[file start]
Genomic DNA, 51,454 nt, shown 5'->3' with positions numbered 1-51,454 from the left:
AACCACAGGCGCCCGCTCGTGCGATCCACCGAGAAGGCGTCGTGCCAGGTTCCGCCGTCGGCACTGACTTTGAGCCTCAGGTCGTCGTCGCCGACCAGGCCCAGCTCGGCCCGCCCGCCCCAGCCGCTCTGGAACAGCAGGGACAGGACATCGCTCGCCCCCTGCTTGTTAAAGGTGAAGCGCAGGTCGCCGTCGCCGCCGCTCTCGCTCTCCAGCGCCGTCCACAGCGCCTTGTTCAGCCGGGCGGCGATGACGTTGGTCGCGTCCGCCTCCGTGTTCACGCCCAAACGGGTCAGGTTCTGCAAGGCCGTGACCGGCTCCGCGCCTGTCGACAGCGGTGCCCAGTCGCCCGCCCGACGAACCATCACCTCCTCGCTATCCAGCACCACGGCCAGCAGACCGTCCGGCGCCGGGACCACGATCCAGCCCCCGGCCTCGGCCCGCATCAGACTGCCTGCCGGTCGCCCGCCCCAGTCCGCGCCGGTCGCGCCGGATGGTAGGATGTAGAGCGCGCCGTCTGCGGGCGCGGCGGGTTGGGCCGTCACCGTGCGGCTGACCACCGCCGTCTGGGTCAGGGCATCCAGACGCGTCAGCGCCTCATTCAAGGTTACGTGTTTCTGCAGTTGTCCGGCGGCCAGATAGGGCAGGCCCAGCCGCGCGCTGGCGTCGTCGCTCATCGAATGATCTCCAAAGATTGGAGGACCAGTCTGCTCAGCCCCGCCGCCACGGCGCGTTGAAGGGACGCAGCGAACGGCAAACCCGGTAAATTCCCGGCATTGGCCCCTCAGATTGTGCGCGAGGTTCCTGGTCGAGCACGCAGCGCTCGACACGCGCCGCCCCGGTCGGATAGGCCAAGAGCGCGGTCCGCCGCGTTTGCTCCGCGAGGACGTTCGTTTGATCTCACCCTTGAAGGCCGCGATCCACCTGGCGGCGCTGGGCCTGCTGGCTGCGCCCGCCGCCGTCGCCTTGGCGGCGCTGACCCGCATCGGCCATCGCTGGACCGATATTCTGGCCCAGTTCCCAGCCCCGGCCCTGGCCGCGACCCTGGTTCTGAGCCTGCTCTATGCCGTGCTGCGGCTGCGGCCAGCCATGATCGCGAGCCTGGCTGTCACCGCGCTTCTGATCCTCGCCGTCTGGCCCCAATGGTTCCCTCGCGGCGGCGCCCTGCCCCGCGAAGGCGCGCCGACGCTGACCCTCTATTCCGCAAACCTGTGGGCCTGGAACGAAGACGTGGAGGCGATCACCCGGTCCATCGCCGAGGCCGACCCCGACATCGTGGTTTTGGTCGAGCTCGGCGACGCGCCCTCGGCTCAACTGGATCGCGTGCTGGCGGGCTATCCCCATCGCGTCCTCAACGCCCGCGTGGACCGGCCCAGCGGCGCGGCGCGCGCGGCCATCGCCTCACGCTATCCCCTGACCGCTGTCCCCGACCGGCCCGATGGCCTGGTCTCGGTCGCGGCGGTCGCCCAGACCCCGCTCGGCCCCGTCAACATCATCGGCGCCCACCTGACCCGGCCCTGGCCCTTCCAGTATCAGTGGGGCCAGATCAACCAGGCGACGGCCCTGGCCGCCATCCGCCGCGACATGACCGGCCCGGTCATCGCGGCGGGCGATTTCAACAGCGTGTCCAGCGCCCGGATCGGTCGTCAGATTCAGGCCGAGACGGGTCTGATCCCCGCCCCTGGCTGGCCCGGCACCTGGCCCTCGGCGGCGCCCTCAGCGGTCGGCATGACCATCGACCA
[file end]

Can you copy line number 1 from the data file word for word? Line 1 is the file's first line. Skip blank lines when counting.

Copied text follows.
Genomic DNA, 51,454 nt, shown 5'->3' with positions numbered 1-51,454 from the left: